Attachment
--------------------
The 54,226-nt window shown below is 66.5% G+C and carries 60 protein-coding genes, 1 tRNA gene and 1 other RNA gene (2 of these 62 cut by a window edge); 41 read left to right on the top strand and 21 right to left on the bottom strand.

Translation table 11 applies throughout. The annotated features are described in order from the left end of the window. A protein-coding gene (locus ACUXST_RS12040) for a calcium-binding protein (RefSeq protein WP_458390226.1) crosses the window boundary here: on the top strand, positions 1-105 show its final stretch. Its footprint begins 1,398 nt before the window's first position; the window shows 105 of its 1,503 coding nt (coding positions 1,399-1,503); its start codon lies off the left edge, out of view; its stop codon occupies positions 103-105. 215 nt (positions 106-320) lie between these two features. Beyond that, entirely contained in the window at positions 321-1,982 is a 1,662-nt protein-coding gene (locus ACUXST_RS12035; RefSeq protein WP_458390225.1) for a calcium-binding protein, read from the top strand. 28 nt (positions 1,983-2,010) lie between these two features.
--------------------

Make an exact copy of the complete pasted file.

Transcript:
The 54,226-nt window shown below is 66.5% G+C and carries 60 protein-coding genes, 1 tRNA gene and 1 other RNA gene (2 of these 62 cut by a window edge); 41 read left to right on the top strand and 21 right to left on the bottom strand.

Translation table 11 applies throughout. The annotated features are described in order from the left end of the window. A protein-coding gene (locus ACUXST_RS12040) for a calcium-binding protein (RefSeq protein WP_458390226.1) crosses the window boundary here: on the top strand, positions 1-105 show its final stretch. Its footprint begins 1,398 nt before the window's first position; the window shows 105 of its 1,503 coding nt (coding positions 1,399-1,503); its start codon lies off the left edge, out of view; its stop codon occupies positions 103-105. 215 nt (positions 106-320) lie between these two features. Beyond that, entirely contained in the window at positions 321-1,982 is a 1,662-nt protein-coding gene (locus ACUXST_RS12035; RefSeq protein WP_458390225.1) for a calcium-binding protein, read from the top strand. 28 nt (positions 1,983-2,010) lie between these two features.